Australia, India aim for trade deal by year's end

Published March 22, 2022
The flags of India and Australia. — Picture courtesy: TOI
The flags of India and Australia. — Picture courtesy: TOI

Australia and India said on Tuesday they are close to finalising an interim economic and trade cooperation deal and hope to sign a full agreement by the end of the year.

Australian Prime Minister Scott Morrison and Indian Prime Minister Narendra Modi held a virtual summit on Monday evening to discuss economic, defence, and technological cooperation, as well as the war in Ukraine.

A joint statement released on Tuesday said considerable progress had been made in negotiations for the Comprehensive Economic Cooperation Agreement (CECA), which was “close to finalisation”.

An interim economic deal would be concluded “at the earliest”, and the two nations would “work towards an ambitious, full CECA by the end of the year to enhance trade and investment ties”, it said.

Morrison's government, which faces an election in May, hopes to strike a trade deal with India to help diversify its exports away from a reliance on China, with which it has increasingly frosty diplomatic relations.

Australia and India launched talks on a trade deal in 2011, and in 2020 the two prime ministers decided to speed up the negotiations.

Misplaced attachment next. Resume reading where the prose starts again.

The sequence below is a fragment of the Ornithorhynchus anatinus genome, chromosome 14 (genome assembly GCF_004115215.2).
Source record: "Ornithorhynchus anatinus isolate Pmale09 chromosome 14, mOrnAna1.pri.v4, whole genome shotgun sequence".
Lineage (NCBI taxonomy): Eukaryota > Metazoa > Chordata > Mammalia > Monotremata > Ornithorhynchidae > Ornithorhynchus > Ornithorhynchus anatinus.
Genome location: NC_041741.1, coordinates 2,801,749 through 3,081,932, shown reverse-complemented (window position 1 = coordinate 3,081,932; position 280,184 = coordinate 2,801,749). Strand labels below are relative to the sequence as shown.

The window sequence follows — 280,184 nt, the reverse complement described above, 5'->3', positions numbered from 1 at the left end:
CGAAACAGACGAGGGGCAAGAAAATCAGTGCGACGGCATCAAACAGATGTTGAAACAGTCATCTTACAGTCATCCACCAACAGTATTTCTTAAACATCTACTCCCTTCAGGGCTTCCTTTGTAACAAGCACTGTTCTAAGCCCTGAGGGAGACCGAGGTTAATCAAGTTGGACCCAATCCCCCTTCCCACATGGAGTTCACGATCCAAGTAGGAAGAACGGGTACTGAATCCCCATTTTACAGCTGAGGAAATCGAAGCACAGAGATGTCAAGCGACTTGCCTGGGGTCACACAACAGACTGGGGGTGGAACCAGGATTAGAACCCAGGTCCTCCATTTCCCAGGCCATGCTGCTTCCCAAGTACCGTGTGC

Australian Trade Minister Dan Tehan said he expected the trade deal to be agreed upon “hopefully, in the next week”.

India was Australia's seventh-largest trading partner in 2020, with two-way trade valued at A$24.3 billion ($18bn).

Tehan said the trade deal would give greater mobility for workers and students, as well as boost cooperation on critical minerals.

India has said it is seeking greater market access for its textiles, footwear, leather, and pharmaceuticals.

Ukraine conflict

Morrison and Modi also discussed the war in Ukraine and expressed “serious concern about the ongoing conflict and humanitarian crisis”, the joint statement said.

US President Joe Biden said earlier that only India among the Quad group of countries was “somewhat shaky” in acting against Russia over its invasion of Ukraine, as it tries to balance its ties with Russia and the West.

The Quad group includes the United States, Australia, Japan and India and is focused on a free and open Indo-Pacific.

India's foreign ministry said on Monday that Australia understood India's position on Ukraine, which “reflected our own situation, our own considerations”.

The joint statement released Tuesday by Morrison's office said the premier and Modi had “reiterated the need for an immediate cessation of hostilities” in Ukraine.

“They agreed to remain closely engaged on the issue and its broader implications for the Indo-Pacific,” it said.

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